Advanced Math/Science Research Update
by Dr. April Burch, Director of the AMSR program
January 15, 2013
Since our last update, Berkshire School hosted student researchers from Belmont Hill, and all-boys prep school outside of Boston, for a 1-day mini-symposium on Student Biomedical Research. The goal was to foster collaboration, communication and community outreach with our students. AMSR students Liza Bernstein '13, Sissi Wang '13, Lars Robinson '13, Elsie Guevara '13, Ernest Yue '13, and Nate MacKenzie '14, gave short talks about their work in the new Bellas/Dixon Math and Science lecture hall. The talks were followed up by break-out sessions where Belmont Hill students described their research projects and students discussed commonalities between the projects and future goals.
The second semester of AMSR started with some terrific news. The AMSR program was awarded a grant from The Chinchester Dupont Foundation for the purchase of an EVOS fluorescence microscope. This piece of equipment will expand the types of experiments and analyses that can be done by AMSR students this and future years. The microscope should arrive shortly, and Dr. Burch has invited everyone to stop in for a look next time they are on campus.
One new, exciting project that is underway in the winter season of AMSR in the afternoons is being spearheaded by Elif Kesaf '14. Elif is from Turkey and seeks to identify novel viruses of non-pathogenic strains of Legionella bacterium from travertines in Pamukkale. In collaboration with Dr. Sunny Shin at the Perlman School of Medicine at the University of Pennsylvania, she will be working to isolate viruses of this bacterium with the hope of identifying new agents to combat Legionnaires' disease caused by a pathogenic form of Legionella.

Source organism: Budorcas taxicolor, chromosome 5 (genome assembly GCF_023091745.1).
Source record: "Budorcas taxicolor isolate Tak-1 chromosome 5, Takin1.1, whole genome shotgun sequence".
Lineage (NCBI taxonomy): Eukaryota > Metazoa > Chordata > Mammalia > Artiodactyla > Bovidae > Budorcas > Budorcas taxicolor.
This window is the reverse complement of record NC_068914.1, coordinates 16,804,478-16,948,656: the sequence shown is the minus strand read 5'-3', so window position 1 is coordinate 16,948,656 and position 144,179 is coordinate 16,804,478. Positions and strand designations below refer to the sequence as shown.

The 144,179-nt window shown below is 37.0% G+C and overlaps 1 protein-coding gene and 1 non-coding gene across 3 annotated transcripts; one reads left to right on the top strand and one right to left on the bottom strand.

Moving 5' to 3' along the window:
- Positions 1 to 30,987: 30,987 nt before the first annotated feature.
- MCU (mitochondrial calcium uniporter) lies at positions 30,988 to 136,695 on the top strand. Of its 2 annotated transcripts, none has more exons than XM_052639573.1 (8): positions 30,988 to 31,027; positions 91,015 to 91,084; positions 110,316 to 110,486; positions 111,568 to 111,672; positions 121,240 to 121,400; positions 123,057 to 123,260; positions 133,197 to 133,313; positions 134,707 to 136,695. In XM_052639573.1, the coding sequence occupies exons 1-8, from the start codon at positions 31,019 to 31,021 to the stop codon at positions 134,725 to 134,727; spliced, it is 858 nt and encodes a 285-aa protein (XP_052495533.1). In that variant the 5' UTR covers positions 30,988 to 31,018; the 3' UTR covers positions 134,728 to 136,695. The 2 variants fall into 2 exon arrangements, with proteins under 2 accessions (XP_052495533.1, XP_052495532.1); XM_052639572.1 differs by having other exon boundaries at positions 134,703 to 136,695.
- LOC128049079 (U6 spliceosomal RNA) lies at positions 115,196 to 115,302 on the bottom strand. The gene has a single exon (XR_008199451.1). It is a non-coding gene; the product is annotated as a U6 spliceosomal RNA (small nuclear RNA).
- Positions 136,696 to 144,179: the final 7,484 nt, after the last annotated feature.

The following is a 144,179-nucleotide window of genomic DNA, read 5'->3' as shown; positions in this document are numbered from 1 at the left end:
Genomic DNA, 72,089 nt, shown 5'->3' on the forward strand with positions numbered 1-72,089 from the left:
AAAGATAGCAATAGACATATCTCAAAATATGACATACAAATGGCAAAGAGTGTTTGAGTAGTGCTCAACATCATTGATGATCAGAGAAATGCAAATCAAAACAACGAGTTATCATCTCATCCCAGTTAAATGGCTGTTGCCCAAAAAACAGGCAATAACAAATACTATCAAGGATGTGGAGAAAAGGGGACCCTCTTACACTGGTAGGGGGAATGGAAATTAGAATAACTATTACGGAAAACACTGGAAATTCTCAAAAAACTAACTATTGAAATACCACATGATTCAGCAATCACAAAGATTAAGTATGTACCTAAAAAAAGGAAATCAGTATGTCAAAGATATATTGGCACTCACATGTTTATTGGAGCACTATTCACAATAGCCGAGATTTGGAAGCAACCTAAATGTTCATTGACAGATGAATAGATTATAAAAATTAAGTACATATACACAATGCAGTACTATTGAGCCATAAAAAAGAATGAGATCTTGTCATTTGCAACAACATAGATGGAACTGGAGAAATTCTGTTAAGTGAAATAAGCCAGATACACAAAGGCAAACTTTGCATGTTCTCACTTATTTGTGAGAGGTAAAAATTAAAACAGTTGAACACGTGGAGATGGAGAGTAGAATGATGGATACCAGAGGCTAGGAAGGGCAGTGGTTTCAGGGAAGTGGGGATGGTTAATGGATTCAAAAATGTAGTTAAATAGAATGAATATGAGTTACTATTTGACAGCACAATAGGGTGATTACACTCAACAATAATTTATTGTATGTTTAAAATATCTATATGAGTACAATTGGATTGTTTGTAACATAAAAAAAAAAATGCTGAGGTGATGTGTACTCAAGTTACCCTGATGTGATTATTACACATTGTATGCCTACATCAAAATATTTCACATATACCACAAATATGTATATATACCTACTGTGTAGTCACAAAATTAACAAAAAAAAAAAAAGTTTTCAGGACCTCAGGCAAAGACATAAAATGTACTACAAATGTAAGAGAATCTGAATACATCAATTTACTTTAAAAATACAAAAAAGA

Look for more news from Dr. Burch in the next issue!
Jarrett Mathis '04: MLK Jr. Day 2013
Jarrett Mathis '04 addressed the community on Monday in honor of Martin Luther King, Jr. Day. He was followed by Chris Jiambalvo '13, who received a standing ovation after courageously introducing “Open Up Day” which will take place on Thursday, January 24th.
A New York City native, Jarrett Mathis graduated from Berkshire in 2004. He has always had a deep appreciation for the work and life of Martin Luther King, Jr. , which was first instilled in him by his father. His dedication to service was what led him to start the Diversity Club at Berkshire and to serve on the Student Diversity Affairs Committee that advised student government on diversity issues at Dartmouth. On Sunday evening, he shared his thoughts on leadership and service with the Prefects and the All-School President in a smaller forum.
On Monday morning, Jarrett told the audience about his nonprofit organization Empowering Ourselves which he started by creating an “interactive workshop that would help empower black youth, reduce violence in the inner-city, and get young people to think seriously about the importance of respect for self and others.” He explained his mission to create an awareness and appreciation of King’s work, the obstacles that Dr. King was up against during the Civil Rights era, and how that is still relevant today. He emphasized the continued need for acceptance and service in our day and encouraged students to think about how they can serve in big ways, but also in small ways, every day. He reminded the community of Dr. King's words about service: To serve, “you only need a heart full of grace, a soul generated by love.”
Click here to watch Jarrett's speech.
Tying in with Jarrett’s theme of service and acceptance, Chris Jiambalvo took the stage to introduce a new event at Berkshire, “Open Up Day.” This Thursday, January 24th, the Berkshire community will will honor the idea of “opening up,” in three ways: 1. Dressing as ... Yourself 2. Mixing-it-up in the dining hall and sitting with people whom you don’t know well and 3. Sharing personal struggles and thoughts via message boards.
To underscore his point, Chris shared with the audience some of his own personal struggles, how he has worked to overcome them, and how he copes with adversity today. His heartfelt and moving talk was a fitting tribute to Martin Luther King, Jr. and brought the audience to its feet in applause.